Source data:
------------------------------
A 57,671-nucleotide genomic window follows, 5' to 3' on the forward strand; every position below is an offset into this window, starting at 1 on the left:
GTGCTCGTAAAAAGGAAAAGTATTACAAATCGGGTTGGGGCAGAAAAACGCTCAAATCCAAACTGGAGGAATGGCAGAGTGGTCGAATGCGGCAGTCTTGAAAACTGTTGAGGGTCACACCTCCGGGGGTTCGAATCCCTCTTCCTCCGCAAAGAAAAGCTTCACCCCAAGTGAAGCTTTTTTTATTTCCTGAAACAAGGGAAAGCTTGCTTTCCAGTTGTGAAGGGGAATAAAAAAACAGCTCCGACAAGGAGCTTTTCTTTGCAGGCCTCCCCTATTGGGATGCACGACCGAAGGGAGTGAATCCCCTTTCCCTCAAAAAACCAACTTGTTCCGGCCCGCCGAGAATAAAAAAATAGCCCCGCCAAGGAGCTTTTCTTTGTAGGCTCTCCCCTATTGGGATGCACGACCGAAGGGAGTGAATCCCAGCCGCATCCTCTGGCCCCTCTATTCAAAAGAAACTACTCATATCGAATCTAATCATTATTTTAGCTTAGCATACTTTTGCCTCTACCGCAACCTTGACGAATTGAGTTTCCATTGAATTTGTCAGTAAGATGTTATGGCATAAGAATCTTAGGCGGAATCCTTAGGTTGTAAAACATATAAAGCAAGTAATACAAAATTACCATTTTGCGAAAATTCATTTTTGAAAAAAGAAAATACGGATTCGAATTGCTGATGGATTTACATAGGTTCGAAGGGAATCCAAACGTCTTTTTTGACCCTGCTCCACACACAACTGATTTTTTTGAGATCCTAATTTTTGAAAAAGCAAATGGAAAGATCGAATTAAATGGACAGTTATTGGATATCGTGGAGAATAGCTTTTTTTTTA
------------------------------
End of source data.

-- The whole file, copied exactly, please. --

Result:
A 57,671-nucleotide genomic window follows, 5' to 3' on the forward strand; every position below is an offset into this window, starting at 1 on the left:
GTGCTCGTAAAAAGGAAAAGTATTACAAATCGGGTTGGGGCAGAAAAACGCTCAAATCCAAACTGGAGGAATGGCAGAGTGGTCGAATGCGGCAGTCTTGAAAACTGTTGAGGGTCACACCTCCGGGGGTTCGAATCCCTCTTCCTCCGCAAAGAAAAGCTTCACCCCAAGTGAAGCTTTTTTTATTTCCTGAAACAAGGGAAAGCTTGCTTTCCAGTTGTGAAGGGGAATAAAAAAACAGCTCCGACAAGGAGCTTTTCTTTGCAGGCCTCCCCTATTGGGATGCACGACCGAAGGGAGTGAATCCCCTTTCCCTCAAAAAACCAACTTGTTCCGGCCCGCCGAGAATAAAAAAATAGCCCCGCCAAGGAGCTTTTCTTTGTAGGCTCTCCCCTATTGGGATGCACGACCGAAGGGAGTGAATCCCAGCCGCATCCTCTGGCCCCTCTATTCAAAAGAAACTACTCATATCGAATCTAATCATTATTTTAGCTTAGCATACTTTTGCCTCTACCGCAACCTTGACGAATTGAGTTTCCATTGAATTTGTCAGTAAGATGTTATGGCATAAGAATCTTAGGCGGAATCCTTAGGTTGTAAAACATATAAAGCAAGTAATACAAAATTACCATTTTGCGAAAATTCATTTTTGAAAAAAGAAAATACGGATTCGAATTGCTGATGGATTTACATAGGTTCGAAGGGAATCCAAACGTCTTTTTTGACCCTGCTCCACACACAACTGATTTTTTTGAGATCCTAATTTTTGAAAAAGCAAATGGAAAGATCGAATTAAATGGACAGTTATTGGATATCGTGGAGAATAGCTTTTTTTTTA